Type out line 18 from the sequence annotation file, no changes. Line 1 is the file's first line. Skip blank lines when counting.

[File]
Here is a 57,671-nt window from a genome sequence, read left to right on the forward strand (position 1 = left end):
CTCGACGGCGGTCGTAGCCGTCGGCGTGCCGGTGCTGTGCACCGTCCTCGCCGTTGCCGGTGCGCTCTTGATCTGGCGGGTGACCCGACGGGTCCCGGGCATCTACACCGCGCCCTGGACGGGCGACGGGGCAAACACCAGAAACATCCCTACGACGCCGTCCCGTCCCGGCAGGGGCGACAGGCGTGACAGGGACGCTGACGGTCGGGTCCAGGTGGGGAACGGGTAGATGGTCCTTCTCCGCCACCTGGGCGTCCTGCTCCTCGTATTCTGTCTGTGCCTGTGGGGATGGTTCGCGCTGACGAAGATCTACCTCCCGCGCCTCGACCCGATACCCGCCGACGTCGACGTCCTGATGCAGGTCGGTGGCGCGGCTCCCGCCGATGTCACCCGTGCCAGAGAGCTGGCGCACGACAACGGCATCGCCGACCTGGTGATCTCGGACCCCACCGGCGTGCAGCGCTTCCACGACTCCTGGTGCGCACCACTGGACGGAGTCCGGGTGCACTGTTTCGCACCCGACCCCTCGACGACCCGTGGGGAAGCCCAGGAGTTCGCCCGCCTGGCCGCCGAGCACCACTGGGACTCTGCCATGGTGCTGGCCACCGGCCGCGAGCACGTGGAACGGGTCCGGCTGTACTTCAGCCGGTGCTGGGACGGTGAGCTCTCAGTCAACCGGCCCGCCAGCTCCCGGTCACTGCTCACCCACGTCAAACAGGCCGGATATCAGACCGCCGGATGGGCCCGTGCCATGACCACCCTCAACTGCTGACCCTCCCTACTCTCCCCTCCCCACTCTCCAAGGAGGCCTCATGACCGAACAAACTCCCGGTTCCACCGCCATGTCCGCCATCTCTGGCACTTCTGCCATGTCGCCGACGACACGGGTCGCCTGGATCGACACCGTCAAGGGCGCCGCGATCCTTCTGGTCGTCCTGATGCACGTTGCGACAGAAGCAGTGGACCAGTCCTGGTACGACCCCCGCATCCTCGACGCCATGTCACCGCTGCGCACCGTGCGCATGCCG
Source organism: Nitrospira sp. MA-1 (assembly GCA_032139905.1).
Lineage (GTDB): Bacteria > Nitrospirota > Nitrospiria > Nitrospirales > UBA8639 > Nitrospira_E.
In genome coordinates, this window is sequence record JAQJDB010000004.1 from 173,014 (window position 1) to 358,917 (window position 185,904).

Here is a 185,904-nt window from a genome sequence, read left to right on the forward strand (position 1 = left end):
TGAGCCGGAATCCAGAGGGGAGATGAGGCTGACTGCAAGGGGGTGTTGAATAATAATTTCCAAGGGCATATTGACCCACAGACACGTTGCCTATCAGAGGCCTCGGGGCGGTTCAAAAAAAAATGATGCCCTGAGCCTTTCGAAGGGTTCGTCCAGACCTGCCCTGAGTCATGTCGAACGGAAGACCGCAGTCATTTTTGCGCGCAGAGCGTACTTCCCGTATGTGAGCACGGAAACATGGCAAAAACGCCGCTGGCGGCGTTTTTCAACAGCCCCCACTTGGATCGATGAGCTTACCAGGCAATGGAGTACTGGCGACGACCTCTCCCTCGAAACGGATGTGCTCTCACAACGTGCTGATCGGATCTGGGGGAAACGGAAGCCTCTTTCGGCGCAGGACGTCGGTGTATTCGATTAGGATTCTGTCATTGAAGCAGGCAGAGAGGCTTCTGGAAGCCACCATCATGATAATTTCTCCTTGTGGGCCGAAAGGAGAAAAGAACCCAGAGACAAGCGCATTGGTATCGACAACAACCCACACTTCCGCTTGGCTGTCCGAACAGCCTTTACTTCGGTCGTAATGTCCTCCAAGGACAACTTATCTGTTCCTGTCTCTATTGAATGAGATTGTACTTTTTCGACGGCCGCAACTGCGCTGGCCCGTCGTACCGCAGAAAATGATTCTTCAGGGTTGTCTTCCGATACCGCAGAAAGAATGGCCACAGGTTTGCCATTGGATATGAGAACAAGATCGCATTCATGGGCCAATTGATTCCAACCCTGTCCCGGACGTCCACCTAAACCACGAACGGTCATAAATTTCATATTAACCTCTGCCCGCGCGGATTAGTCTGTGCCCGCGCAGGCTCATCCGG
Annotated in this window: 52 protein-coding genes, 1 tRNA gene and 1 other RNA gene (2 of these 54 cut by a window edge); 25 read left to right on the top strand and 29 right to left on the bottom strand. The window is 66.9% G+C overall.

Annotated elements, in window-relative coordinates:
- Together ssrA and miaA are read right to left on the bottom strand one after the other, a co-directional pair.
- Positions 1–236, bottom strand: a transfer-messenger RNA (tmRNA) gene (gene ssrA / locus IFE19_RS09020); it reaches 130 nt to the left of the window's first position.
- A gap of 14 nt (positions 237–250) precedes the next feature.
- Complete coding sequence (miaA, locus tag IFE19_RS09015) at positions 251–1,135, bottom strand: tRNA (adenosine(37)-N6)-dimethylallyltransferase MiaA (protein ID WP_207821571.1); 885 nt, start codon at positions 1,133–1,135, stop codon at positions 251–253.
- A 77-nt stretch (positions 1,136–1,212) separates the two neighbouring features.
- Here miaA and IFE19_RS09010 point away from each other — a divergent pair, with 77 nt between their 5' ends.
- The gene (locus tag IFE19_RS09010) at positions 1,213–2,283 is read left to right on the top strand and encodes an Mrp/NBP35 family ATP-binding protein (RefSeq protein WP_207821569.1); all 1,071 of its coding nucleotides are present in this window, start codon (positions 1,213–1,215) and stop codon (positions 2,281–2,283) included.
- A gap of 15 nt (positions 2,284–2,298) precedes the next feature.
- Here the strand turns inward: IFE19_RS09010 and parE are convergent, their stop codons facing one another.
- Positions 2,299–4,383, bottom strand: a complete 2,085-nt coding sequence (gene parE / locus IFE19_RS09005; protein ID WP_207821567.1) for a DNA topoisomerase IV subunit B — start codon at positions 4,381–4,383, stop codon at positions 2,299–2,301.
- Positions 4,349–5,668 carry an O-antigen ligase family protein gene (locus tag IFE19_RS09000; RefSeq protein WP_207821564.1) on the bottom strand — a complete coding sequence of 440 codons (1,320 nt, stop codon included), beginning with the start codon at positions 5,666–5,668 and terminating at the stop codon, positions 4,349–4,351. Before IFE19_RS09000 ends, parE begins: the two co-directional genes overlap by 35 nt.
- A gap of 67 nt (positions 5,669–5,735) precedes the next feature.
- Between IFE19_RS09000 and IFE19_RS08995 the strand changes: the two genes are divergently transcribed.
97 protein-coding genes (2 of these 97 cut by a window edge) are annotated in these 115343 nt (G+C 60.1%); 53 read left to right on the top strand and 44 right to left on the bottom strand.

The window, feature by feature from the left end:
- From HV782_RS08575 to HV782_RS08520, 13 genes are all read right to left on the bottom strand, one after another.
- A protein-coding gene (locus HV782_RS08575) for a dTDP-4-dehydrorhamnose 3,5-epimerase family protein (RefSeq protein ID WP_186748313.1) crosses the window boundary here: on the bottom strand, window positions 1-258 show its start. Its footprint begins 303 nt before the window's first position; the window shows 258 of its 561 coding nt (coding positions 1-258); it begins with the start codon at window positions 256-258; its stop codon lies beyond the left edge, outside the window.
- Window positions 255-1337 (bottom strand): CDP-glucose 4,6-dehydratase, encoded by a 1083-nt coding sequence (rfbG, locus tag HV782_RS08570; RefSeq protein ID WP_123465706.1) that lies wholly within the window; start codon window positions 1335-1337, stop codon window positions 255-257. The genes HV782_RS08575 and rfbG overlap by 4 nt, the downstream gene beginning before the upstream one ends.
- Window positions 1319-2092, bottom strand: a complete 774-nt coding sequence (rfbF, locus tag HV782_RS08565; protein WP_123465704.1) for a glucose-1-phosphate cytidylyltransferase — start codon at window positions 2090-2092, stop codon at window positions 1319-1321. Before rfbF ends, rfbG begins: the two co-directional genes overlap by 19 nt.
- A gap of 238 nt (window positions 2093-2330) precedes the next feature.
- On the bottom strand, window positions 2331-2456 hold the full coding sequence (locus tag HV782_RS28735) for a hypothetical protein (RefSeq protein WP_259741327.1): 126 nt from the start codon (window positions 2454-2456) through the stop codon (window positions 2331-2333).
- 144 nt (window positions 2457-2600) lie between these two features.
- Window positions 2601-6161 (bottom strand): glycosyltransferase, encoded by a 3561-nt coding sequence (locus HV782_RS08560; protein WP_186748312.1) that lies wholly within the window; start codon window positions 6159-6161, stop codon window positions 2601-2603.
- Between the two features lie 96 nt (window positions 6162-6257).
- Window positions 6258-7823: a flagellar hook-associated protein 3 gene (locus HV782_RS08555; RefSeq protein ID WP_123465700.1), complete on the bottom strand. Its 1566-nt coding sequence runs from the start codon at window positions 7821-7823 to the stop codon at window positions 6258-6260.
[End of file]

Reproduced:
- Here the strand turns inward: IFE19_RS09010 and parE are convergent, their stop codons facing one another.